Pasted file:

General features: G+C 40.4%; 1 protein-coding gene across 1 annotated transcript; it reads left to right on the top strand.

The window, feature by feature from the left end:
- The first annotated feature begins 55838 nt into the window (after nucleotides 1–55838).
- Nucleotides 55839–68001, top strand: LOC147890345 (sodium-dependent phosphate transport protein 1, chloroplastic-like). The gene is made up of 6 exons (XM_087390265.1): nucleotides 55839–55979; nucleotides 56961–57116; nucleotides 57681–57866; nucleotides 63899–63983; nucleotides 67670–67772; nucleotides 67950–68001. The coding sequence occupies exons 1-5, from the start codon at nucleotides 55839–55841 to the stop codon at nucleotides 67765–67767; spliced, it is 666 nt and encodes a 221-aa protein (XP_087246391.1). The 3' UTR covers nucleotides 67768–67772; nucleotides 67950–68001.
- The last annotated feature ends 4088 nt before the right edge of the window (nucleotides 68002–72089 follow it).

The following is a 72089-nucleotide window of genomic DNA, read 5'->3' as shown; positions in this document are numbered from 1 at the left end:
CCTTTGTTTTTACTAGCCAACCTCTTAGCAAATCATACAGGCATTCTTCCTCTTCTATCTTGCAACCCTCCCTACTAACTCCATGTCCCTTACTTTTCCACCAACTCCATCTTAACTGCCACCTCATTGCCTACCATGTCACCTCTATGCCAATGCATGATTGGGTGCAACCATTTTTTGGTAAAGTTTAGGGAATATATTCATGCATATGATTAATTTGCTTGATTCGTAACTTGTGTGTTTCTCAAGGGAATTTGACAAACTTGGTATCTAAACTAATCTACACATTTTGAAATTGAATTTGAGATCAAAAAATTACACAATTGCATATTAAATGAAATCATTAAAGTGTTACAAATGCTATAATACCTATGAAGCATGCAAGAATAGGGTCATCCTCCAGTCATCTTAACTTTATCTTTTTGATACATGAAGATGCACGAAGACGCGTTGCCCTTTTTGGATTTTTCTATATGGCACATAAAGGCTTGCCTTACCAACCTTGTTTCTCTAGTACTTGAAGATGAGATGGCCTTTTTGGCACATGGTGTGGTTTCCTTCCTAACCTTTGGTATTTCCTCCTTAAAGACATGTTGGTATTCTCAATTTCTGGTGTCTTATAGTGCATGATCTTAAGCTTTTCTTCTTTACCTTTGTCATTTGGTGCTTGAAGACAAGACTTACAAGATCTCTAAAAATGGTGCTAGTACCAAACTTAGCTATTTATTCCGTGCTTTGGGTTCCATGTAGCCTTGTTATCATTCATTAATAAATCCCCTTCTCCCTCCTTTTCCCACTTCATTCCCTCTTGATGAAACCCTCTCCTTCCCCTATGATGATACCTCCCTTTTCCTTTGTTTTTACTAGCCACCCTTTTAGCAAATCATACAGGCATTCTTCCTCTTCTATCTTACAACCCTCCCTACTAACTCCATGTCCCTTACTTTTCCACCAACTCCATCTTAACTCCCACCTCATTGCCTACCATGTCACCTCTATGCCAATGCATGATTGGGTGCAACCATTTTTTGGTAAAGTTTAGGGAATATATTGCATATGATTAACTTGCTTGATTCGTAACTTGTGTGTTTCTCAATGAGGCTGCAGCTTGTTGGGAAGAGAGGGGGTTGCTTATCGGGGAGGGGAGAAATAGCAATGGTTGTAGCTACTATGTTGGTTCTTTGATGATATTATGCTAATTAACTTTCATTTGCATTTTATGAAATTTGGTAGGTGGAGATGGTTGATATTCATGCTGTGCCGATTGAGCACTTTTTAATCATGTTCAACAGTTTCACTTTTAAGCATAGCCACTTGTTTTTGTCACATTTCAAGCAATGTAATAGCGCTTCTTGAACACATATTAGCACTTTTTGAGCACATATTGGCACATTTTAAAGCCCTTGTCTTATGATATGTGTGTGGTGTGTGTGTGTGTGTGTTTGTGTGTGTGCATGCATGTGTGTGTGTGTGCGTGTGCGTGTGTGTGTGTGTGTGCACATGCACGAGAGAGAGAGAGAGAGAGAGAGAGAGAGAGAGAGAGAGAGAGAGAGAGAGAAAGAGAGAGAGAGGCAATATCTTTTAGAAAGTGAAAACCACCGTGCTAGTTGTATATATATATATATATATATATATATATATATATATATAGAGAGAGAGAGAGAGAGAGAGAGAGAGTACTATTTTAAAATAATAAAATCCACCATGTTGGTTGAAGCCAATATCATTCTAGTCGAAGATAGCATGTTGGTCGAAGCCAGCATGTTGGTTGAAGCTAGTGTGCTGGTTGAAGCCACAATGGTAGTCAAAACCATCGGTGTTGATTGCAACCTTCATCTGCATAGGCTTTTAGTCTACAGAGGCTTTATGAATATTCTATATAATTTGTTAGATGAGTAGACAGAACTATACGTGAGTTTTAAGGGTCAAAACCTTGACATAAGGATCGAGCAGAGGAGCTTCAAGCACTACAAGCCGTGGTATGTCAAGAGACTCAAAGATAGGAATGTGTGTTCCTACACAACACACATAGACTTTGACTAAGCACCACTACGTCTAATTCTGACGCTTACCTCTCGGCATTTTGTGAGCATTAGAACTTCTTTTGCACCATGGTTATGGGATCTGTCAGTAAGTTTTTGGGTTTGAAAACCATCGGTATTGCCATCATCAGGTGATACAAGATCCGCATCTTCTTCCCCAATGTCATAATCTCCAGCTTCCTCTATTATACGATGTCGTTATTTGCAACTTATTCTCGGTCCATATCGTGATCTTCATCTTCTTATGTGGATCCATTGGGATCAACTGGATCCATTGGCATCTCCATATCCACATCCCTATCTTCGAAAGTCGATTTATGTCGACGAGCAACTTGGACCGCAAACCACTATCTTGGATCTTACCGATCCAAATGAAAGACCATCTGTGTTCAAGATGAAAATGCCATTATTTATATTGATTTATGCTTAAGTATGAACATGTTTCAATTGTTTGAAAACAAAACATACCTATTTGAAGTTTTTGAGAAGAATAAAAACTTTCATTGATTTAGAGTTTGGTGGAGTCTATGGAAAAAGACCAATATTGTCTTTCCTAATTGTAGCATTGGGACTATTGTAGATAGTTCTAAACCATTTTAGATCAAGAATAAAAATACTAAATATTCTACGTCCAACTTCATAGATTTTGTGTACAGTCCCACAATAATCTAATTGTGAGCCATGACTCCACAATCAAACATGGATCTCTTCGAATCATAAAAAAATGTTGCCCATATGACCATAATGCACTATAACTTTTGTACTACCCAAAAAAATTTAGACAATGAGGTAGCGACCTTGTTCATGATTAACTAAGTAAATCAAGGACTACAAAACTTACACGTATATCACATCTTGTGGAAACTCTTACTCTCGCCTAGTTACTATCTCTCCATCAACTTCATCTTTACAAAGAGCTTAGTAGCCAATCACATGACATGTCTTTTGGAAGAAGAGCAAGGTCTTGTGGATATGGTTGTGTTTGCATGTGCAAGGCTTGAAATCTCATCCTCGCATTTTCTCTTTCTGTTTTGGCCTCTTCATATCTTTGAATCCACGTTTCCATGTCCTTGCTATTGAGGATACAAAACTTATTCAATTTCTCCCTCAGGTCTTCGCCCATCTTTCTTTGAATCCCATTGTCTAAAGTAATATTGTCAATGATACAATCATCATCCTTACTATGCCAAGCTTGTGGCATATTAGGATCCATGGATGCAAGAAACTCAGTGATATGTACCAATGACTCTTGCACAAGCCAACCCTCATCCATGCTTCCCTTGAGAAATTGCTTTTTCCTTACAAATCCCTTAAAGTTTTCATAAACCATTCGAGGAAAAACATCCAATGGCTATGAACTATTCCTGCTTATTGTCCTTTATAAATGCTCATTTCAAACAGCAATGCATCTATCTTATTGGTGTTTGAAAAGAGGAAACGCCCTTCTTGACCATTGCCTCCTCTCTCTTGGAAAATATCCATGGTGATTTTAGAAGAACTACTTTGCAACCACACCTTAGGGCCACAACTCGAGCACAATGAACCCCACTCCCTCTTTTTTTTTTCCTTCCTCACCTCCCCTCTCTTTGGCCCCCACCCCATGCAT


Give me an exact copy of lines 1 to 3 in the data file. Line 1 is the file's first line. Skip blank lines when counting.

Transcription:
General features: G+C 40.4%; 1 protein-coding gene across 1 annotated transcript; it reads left to right on the top strand.

The window, feature by feature from the left end:
- The first annotated feature begins 55838 nt into the window (after nucleotides 1–55838).